Shock is a physiologic state characterized by a significant, systemic reduction in tissue perfusion, resulting in decreased tissue oxygen delivery. Although the effects of inadequate tissue perfusion are initially reversible, prolonged oxygen deprivation leads to generalized cellular hypoxia and derangement of critical biochemical processes, including [1,2]:
- Cell membrane ion pump dysfunction
- Intracellular edema
- Leakage of intracellular contents into the extracellular space
- Inadequate regulation of intracellular pH
These abnormalities rapidly become irreversible and result sequentially in cell death, end-organ damage, failure of multiple organ systems, and death [3-5]. Mortality from shock is less among children than adults. For children with severe sepsis, mortality is about 10 percent, in comparison to 35 to 40 percent within one month of the onset of septic shock for adults [6,7]. Nevertheless, outcomes for children with shock (in terms of morbidity and cost) are significant. Furthermore, unique physiologic responses to poor perfusion among children make it a challenge for clinicians to recognize shock early (before hypotension develops), when responses to treatment are more favorable.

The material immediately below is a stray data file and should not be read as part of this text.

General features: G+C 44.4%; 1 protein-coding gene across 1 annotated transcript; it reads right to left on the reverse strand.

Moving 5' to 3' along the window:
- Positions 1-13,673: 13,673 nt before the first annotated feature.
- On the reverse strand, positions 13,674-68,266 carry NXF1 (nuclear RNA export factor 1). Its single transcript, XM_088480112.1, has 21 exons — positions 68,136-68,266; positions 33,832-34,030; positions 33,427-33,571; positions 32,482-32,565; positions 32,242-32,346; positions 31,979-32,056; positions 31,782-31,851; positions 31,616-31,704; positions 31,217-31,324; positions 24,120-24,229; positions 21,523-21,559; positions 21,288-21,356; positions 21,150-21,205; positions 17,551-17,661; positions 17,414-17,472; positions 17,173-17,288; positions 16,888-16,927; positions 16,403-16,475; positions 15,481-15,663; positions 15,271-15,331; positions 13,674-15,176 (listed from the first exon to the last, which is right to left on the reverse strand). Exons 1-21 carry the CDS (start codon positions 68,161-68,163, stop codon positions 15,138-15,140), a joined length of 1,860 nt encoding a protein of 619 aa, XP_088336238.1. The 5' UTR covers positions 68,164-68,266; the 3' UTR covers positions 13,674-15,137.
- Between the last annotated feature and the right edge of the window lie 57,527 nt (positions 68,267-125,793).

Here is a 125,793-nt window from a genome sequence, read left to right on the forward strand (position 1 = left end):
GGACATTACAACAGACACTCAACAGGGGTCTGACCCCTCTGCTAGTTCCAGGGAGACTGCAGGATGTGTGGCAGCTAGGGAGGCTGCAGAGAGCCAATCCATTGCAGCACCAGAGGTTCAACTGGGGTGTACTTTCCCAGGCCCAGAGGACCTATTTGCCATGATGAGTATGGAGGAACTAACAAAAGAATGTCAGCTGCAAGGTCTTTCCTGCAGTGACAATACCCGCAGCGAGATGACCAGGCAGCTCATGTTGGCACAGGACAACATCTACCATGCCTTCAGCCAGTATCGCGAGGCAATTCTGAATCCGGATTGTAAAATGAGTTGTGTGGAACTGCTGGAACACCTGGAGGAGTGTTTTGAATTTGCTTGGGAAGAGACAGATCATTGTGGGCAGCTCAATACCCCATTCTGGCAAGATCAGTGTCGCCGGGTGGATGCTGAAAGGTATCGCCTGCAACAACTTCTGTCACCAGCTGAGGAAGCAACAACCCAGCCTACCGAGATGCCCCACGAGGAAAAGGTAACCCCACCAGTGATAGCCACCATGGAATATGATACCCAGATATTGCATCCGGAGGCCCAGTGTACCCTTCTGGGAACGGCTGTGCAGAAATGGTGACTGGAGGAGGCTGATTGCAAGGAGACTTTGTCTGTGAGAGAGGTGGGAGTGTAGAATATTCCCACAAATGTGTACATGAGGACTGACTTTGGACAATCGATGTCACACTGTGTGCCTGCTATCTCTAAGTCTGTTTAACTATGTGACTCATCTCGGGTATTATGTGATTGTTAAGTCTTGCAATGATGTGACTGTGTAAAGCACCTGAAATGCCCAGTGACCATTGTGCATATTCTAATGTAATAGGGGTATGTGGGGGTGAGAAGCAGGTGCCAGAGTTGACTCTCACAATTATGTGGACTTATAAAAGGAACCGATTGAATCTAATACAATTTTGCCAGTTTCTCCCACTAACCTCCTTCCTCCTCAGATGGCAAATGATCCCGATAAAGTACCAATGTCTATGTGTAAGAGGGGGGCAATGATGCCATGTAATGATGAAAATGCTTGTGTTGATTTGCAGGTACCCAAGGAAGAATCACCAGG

This topic will review the physiologic determinants and classification of shock. The initial evaluation and management of shock in children, in general, and hypovolemic and septic shock, specifically, are discussed separately. (See "Initial evaluation of shock in children" and "Initial management of shock in children" and "Hypovolemic shock in children: Initial evaluation and management" and "Systemic inflammatory response syndrome (SIRS) and sepsis in children: Definitions, epidemiology, clinical manifestations, and diagnosis".)
Parameters that determine adequate oxygen delivery to tissues include blood flow to tissues (cardiac output), the regional balance between blood flow and metabolic demand, and the oxygen content of blood (hemoglobin concentration and percentage of hemoglobin saturated with oxygen) . Physiologic variables that the body can manipulate to compensate for compromised perfusion include: